The latest "Final Fantasy" title offers a new spin on an old formula, but ultimately shows that there are only so many ways to skin a Cait Sith.

The latest "Final Fantasy" title offers a new spin on an old formula, but ultimately shows that there are only so many ways to skin a Cait Sith.

"Final Fantasy XIII," the first "next-generation" title in the long-running line of Japanese role-playing games, puts the emphasis on technology rather than traditional fantasy.

Long in production, this game is a first on many levels - the first Xbox 360 entry to the core RPG series, as well as the first game in what Square Enix claims will be a new series of titles potentially stretching out for the next decade.

But it arrives with its share of first-generation bugs. While the storytelling methods are tried and true, it's obvious that all this shiny new technology prevents the game from reaching its true potential.

Players familiar with the conventions of Japanese RPGs will find much that's familiar here - a strategic battle system that allows players to control characters in turns; a misfit gathering of characters who are at first stereotypical, but evolve and become interesting in their own right.

What stands out from the usual are a few new characters and some gorgeous visuals. Unfortunately, the game suffers from an initially linear presentation that starts slowly and then turns the difficulty all the way up to 11 in the third act.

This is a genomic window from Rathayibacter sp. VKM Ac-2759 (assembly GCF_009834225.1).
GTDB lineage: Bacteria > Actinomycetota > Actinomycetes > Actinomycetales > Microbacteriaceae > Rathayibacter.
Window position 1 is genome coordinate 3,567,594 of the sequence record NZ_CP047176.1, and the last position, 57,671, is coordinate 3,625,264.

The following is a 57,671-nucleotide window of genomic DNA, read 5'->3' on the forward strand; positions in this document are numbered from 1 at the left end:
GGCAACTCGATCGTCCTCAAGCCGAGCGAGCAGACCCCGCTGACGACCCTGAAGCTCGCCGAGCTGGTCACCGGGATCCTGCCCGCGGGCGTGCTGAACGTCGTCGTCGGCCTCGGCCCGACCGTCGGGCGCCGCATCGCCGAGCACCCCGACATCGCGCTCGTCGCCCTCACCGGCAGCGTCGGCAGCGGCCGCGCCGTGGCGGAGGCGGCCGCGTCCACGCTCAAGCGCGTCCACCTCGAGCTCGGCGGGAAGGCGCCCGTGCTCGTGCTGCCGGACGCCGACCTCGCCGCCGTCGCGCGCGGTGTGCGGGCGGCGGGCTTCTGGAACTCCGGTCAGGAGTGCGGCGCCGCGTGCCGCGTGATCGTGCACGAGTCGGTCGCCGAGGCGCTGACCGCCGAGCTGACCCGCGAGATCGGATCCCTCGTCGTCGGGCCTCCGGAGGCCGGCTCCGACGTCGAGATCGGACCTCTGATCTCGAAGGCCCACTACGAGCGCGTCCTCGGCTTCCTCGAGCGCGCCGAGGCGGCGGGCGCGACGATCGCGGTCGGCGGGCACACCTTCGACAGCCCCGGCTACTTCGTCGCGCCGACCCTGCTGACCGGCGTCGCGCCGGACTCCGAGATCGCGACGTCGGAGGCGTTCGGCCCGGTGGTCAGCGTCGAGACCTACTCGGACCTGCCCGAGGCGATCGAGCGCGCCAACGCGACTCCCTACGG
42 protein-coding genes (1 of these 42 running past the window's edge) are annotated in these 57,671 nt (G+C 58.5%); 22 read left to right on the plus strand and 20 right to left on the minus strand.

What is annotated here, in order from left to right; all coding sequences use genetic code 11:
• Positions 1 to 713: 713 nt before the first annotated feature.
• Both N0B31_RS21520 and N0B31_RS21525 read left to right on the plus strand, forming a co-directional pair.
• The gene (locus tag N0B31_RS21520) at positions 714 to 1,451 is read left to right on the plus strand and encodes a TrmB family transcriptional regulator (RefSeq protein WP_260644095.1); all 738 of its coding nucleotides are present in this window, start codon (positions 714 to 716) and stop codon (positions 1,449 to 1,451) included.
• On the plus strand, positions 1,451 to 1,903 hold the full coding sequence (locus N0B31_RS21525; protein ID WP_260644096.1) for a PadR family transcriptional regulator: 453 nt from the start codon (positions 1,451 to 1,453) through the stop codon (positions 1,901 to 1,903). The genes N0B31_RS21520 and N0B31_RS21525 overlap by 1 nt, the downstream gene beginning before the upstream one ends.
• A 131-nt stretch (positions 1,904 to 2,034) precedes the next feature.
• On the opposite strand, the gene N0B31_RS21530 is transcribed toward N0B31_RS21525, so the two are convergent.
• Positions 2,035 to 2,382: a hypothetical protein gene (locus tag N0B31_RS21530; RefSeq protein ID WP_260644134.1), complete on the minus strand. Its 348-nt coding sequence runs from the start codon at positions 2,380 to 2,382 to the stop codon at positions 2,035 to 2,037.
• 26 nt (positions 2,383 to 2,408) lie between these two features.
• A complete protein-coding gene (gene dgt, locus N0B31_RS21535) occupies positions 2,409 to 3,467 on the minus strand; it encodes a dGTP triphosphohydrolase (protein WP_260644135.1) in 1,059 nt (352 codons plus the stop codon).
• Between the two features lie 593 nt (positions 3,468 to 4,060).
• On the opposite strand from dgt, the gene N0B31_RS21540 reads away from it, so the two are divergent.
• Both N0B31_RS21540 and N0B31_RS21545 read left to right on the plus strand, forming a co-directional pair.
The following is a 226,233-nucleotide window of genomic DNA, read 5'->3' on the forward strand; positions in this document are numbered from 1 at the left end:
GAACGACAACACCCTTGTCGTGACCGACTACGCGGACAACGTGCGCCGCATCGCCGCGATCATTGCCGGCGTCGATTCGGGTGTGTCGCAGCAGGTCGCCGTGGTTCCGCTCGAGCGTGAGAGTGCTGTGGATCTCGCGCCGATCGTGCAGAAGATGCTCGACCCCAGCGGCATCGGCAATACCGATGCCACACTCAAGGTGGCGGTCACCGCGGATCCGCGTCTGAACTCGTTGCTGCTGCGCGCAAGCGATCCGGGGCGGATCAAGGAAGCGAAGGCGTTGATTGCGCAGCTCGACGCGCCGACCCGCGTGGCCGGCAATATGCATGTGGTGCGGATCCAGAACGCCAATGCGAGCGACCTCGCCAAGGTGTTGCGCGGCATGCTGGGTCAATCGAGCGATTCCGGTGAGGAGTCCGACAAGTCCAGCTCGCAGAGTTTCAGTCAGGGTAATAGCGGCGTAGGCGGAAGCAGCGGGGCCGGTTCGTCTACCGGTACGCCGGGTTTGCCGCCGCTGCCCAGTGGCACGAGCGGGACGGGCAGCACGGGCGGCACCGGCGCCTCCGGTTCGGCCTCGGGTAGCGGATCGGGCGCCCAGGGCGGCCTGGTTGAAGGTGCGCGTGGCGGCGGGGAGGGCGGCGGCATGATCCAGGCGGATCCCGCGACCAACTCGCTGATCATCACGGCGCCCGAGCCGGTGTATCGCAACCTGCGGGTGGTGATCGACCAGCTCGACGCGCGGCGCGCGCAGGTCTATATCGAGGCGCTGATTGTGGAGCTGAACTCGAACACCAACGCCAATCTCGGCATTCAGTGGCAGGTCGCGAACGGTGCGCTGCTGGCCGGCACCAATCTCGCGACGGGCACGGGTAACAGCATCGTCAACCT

Also overdone is the melodramatic dialogue - I found two of the main characters so annoying that I cringed when they were talking for any length. Luckily, the characters develop in pairs, so likable characters often offset the annoying ones.

Standing out throughout is the female lead, Lightning, a woman conflicted in her duty and obligation to her family and people. This hardened female soldier is one of the first female protagonists in the series, and her portrayal is natural, capturing her humanity despite the excess melodrama that surrounds her.

Despite a fairly good story, "Final Fantasy XIII" takes far too long to get moving. Gamers accustomed to the frenetic pace and rapid character development found in games like "Mass Effect" or "Fallout" will grow bored and feel constricted by the straight-line storytelling here.

But those who stick around will find a surprisingly fun and tactically interesting combat system. Despite some minor annoyances, this is a good investment for fans of the JRPG genre. Oh, and did I mention it's beautiful to boot?